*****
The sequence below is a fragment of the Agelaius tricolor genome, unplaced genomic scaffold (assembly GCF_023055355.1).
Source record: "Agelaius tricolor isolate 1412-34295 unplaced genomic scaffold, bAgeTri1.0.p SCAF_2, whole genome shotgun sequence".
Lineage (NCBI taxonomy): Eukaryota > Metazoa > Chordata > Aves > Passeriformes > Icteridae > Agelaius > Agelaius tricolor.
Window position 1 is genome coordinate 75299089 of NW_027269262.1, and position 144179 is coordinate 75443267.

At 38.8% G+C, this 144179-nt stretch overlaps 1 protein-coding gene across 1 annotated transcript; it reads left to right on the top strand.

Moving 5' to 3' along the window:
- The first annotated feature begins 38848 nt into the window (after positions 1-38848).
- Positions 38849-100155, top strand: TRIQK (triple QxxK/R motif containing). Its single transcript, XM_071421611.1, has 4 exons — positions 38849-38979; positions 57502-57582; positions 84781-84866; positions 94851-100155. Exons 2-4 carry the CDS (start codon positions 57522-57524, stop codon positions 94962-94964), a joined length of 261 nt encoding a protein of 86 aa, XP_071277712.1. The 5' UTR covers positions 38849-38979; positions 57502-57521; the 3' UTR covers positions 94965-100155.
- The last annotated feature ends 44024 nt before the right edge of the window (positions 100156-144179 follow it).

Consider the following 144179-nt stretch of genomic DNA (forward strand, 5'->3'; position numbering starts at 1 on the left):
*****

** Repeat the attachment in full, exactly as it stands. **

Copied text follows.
The sequence below is a fragment of the Agelaius tricolor genome, unplaced genomic scaffold (assembly GCF_023055355.1).
Source record: "Agelaius tricolor isolate 1412-34295 unplaced genomic scaffold, bAgeTri1.0.p SCAF_2, whole genome shotgun sequence".
Lineage (NCBI taxonomy): Eukaryota > Metazoa > Chordata > Aves > Passeriformes > Icteridae > Agelaius > Agelaius tricolor.
Window position 1 is genome coordinate 75299089 of NW_027269262.1, and position 144179 is coordinate 75443267.

At 38.8% G+C, this 144179-nt stretch overlaps 1 protein-coding gene across 1 annotated transcript; it reads left to right on the top strand.

Moving 5' to 3' along the window:
- The first annotated feature begins 38848 nt into the window (after positions 1-38848).
- Positions 38849-100155, top strand: TRIQK (triple QxxK/R motif containing). Its single transcript, XM_071421611.1, has 4 exons — positions 38849-38979; positions 57502-57582; positions 84781-84866; positions 94851-100155. Exons 2-4 carry the CDS (start codon positions 57522-57524, stop codon positions 94962-94964), a joined length of 261 nt encoding a protein of 86 aa, XP_071277712.1. The 5' UTR covers positions 38849-38979; positions 57502-57521; the 3' UTR covers positions 94965-100155.
- The last annotated feature ends 44024 nt before the right edge of the window (positions 100156-144179 follow it).

Consider the following 144179-nt stretch of genomic DNA (forward strand, 5'->3'; position numbering starts at 1 on the left):